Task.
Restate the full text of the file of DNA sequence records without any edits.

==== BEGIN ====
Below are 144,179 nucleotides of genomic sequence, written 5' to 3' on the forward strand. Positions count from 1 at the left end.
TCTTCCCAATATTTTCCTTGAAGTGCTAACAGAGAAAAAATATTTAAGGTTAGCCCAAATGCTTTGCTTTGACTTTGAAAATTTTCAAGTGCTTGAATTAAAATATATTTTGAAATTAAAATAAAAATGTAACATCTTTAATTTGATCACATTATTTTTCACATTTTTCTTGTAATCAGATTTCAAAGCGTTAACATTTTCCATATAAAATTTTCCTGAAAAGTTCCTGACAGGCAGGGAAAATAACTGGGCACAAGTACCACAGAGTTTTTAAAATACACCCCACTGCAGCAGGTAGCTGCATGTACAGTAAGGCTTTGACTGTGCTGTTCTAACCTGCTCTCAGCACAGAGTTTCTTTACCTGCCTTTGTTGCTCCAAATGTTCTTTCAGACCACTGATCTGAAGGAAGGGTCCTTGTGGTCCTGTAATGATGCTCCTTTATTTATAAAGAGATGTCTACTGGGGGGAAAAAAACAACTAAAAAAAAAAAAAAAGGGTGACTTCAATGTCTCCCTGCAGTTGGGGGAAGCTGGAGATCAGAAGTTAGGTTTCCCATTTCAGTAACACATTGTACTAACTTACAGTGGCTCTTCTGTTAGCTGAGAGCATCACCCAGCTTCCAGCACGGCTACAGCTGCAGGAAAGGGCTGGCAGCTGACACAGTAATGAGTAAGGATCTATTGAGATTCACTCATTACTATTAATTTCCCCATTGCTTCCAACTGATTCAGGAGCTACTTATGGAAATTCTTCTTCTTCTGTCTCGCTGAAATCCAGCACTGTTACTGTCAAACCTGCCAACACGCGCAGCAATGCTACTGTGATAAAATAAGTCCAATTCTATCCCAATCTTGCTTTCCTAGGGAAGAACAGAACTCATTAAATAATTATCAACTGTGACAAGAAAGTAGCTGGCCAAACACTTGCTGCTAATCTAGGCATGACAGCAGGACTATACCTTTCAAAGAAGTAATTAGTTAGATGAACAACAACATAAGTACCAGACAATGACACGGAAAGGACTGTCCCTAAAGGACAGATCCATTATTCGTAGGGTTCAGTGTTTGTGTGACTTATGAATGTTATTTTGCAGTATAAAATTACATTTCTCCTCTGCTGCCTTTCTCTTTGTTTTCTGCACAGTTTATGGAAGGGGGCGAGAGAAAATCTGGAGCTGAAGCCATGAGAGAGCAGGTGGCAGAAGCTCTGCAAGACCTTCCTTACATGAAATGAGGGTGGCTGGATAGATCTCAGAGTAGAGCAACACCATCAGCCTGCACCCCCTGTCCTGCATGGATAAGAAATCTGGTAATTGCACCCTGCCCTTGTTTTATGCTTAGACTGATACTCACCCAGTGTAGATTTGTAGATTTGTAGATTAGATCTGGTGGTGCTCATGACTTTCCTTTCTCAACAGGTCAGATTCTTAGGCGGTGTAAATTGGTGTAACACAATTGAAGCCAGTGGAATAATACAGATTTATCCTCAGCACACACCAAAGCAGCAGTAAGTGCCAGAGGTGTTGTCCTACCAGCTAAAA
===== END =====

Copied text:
Below are 144,179 nucleotides of genomic sequence, written 5' to 3' on the forward strand. Positions count from 1 at the left end.
TCTTCCCAATATTTTCCTTGAAGTGCTAACAGAGAAAAAATATTTAAGGTTAGCCCAAATGCTTTGCTTTGACTTTGAAAATTTTCAAGTGCTTGAATTAAAATATATTTTGAAATTAAAATAAAAATGTAACATCTTTAATTTGATCACATTATTTTTCACATTTTTCTTGTAATCAGATTTCAAAGCGTTAACATTTTCCATATAAAATTTTCCTGAAAAGTTCCTGACAGGCAGGGAAAATAACTGGGCACAAGTACCACAGAGTTTTTAAAATACACCCCACTGCAGCAGGTAGCTGCATGTACAGTAAGGCTTTGACTGTGCTGTTCTAACCTGCTCTCAGCACAGAGTTTCTTTACCTGCCTTTGTTGCTCCAAATGTTCTTTCAGACCACTGATCTGAAGGAAGGGTCCTTGTGGTCCTGTAATGATGCTCCTTTATTTATAAAGAGATGTCTACTGGGGGGAAAAAAACAACTAAAAAAAAAAAAAAAGGGTGACTTCAATGTCTCCCTGCAGTTGGGGGAAGCTGGAGATCAGAAGTTAGGTTTCCCATTTCAGTAACACATTGTACTAACTTACAGTGGCTCTTCTGTTAGCTGAGAGCATCACCCAGCTTCCAGCACGGCTACAGCTGCAGGAAAGGGCTGGCAGCTGACACAGTAATGAGTAAGGATCTATTGAGATTCACTCATTACTATTAATTTCCCCATTGCTTCCAACTGATTCAGGAGCTACTTATGGAAATTCTTCTTCTTCTGTCTCGCTGAAATCCAGCACTGTTACTGTCAAACCTGCCAACACGCGCAGCAATGCTACTGTGATAAAATAAGTCCAATTCTATCCCAATCTTGCTTTCCTAGGGAAGAACAGAACTCATTAAATAATTATCAACTGTGACAAGAAAGTAGCTGGCCAAACACTTGCTGCTAATCTAGGCATGACAGCAGGACTATACCTTTCAAAGAAGTAATTAGTTAGATGAACAACAACATAAGTACCAGACAATGACACGGAAAGGACTGTCCCTAAAGGACAGATCCATTATTCGTAGGGTTCAGTGTTTGTGTGACTTATGAATGTTATTTTGCAGTATAAAATTACATTTCTCCTCTGCTGCCTTTCTCTTTGTTTTCTGCACAGTTTATGGAAGGGGGCGAGAGAAAATCTGGAGCTGAAGCCATGAGAGAGCAGGTGGCAGAAGCTCTGCAAGACCTTCCTTACATGAAATGAGGGTGGCTGGATAGATCTCAGAGTAGAGCAACACCATCAGCCTGCACCCCCTGTCCTGCATGGATAAGAAATCTGGTAATTGCACCCTGCCCTTGTTTTATGCTTAGACTGATACTCACCCAGTGTAGATTTGTAGATTTGTAGATTAGATCTGGTGGTGCTCATGACTTTCCTTTCTCAACAGGTCAGATTCTTAGGCGGTGTAAATTGGTGTAACACAATTGAAGCCAGTGGAATAATACAGATTTATCCTCAGCACACACCAAAGCAGCAGTAAGTGCCAGAGGTGTTGTCCTACCAGCTAAAA